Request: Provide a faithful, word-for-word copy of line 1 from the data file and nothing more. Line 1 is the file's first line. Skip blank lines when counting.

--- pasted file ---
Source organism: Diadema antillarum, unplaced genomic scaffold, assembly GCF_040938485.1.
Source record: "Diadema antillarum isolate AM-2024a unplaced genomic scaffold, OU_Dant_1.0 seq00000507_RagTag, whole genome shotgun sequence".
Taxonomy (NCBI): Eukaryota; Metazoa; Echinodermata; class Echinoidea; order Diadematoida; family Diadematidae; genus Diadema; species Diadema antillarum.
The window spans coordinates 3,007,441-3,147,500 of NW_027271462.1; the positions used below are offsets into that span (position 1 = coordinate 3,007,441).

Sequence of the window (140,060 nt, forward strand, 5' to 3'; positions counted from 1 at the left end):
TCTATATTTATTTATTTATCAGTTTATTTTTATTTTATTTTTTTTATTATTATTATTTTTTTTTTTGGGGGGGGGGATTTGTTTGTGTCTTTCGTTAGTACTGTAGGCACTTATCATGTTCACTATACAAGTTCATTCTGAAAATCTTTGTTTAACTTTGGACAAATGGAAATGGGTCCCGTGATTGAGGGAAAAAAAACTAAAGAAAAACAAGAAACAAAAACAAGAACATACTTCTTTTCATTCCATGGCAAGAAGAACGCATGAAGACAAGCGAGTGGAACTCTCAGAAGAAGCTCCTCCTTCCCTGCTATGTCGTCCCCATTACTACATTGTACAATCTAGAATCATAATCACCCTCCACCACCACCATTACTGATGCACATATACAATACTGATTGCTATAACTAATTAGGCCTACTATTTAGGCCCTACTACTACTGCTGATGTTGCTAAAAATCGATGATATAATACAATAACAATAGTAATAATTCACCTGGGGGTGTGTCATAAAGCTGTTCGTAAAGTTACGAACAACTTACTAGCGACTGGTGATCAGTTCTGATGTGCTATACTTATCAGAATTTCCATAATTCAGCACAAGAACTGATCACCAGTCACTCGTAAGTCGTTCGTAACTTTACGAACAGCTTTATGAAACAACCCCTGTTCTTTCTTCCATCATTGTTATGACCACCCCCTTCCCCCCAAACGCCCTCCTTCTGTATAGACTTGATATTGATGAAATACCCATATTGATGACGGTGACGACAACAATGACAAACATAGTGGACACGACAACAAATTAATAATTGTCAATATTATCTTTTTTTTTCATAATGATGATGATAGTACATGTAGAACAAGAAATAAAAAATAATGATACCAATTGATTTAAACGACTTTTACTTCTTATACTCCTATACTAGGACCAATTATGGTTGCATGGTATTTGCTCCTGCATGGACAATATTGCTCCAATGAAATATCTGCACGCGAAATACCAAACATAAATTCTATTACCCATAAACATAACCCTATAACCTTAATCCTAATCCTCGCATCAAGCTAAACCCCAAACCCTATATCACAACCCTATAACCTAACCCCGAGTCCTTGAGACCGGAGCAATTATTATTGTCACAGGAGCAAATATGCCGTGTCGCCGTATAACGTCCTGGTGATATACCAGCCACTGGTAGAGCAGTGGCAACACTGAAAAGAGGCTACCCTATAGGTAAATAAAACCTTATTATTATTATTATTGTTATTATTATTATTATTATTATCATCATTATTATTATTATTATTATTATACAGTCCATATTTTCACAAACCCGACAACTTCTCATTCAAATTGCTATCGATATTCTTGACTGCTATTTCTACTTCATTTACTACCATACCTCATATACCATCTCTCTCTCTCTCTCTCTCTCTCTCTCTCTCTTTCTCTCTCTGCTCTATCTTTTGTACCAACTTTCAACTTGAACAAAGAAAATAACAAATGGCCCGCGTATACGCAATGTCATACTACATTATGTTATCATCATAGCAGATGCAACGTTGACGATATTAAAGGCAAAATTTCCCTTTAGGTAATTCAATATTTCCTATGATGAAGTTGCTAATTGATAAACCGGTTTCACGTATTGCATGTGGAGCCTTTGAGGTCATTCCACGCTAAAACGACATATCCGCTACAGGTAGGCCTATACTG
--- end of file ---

Source organism: Diadema antillarum, unplaced genomic scaffold, assembly GCF_040938485.1.